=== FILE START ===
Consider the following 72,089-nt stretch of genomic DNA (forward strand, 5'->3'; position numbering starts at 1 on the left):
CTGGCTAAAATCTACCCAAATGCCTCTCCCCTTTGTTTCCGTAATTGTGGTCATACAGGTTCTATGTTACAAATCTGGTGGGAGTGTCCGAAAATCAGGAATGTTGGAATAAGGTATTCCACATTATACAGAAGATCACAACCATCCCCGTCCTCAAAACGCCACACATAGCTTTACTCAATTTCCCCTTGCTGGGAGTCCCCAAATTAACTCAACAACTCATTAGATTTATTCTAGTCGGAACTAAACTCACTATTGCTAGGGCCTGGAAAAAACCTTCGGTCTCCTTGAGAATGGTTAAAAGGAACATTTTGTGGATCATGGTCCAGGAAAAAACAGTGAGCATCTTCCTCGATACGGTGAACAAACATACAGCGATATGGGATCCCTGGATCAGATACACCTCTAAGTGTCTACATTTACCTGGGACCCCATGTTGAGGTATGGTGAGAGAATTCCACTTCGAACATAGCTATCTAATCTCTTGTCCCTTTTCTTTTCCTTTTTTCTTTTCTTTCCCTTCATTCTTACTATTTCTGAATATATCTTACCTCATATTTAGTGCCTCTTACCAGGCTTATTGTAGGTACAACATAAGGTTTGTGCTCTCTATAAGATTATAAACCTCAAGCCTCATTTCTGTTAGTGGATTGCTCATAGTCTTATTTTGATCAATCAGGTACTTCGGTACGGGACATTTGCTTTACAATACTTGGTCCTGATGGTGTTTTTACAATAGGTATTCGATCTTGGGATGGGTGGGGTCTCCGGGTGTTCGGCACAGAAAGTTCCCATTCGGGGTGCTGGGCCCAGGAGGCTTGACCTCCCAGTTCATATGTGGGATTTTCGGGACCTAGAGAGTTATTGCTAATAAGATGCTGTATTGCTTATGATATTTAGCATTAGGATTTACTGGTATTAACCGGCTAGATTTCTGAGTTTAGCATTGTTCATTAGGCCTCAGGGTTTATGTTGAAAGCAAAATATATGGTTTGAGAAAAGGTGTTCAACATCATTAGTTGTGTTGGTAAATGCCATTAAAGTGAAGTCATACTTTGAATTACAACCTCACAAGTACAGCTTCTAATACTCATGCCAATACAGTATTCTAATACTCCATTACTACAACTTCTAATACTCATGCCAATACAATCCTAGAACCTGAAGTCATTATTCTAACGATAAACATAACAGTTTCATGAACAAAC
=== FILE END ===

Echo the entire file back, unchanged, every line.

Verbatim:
Consider the following 72,089-nt stretch of genomic DNA (forward strand, 5'->3'; position numbering starts at 1 on the left):
CTGGCTAAAATCTACCCAAATGCCTCTCCCCTTTGTTTCCGTAATTGTGGTCATACAGGTTCTATGTTACAAATCTGGTGGGAGTGTCCGAAAATCAGGAATGTTGGAATAAGGTATTCCACATTATACAGAAGATCACAACCATCCCCGTCCTCAAAACGCCACACATAGCTTTACTCAATTTCCCCTTGCTGGGAGTCCCCAAATTAACTCAACAACTCATTAGATTTATTCTAGTCGGAACTAAACTCACTATTGCTAGGGCCTGGAAAAAACCTTCGGTCTCCTTGAGAATGGTTAAAAGGAACATTTTGTGGATCATGGTCCAGGAAAAAACAGTGAGCATCTTCCTCGATACGGTGAACAAACATACAGCGATATGGGATCCCTGGATCAGATACACCTCTAAGTGTCTACATTTACCTGGGACCCCATGTTGAGGTATGGTGAGAGAATTCCACTTCGAACATAGCTATCTAATCTCTTGTCCCTTTTCTTTTCCTTTTTTCTTTTCTTTCCCTTCATTCTTACTATTTCTGAATATATCTTACCTCATATTTAGTGCCTCTTACCAGGCTTATTGTAGGTACAACATAAGGTTTGTGCTCTCTATAAGATTATAAACCTCAAGCCTCATTTCTGTTAGTGGATTGCTCATAGTCTTATTTTGATCAATCAGGTACTTCGGTACGGGACATTTGCTTTACAATACTTGGTCCTGATGGTGTTTTTACAATAGGTATTCGATCTTGGGATGGGTGGGGTCTCCGGGTGTTCGGCACAGAAAGTTCCCATTCGGGGTGCTGGGCCCAGGAGGCTTGACCTCCCAGTTCATATGTGGGATTTTCGGGACCTAGAGAGTTATTGCTAATAAGATGCTGTATTGCTTATGATATTTAGCATTAGGATTTACTGGTATTAACCGGCTAGATTTCTGAGTTTAGCATTGTTCATTAGGCCTCAGGGTTTATGTTGAAAGCAAAATATATGGTTTGAGAAAAGGTGTTCAACATCATTAGTTGTGTTGGTAAATGCCATTAAAGTGAAGTCATACTTTGAATTACAACCTCACAAGTACAGCTTCTAATACTCATGCCAATACAGTATTCTAATACTCCATTACTACAACTTCTAATACTCATGCCAATACAATCCTAGAACCTGAAGTCATTATTCTAACGATAAACATAACAGTTTCATGAACAAAC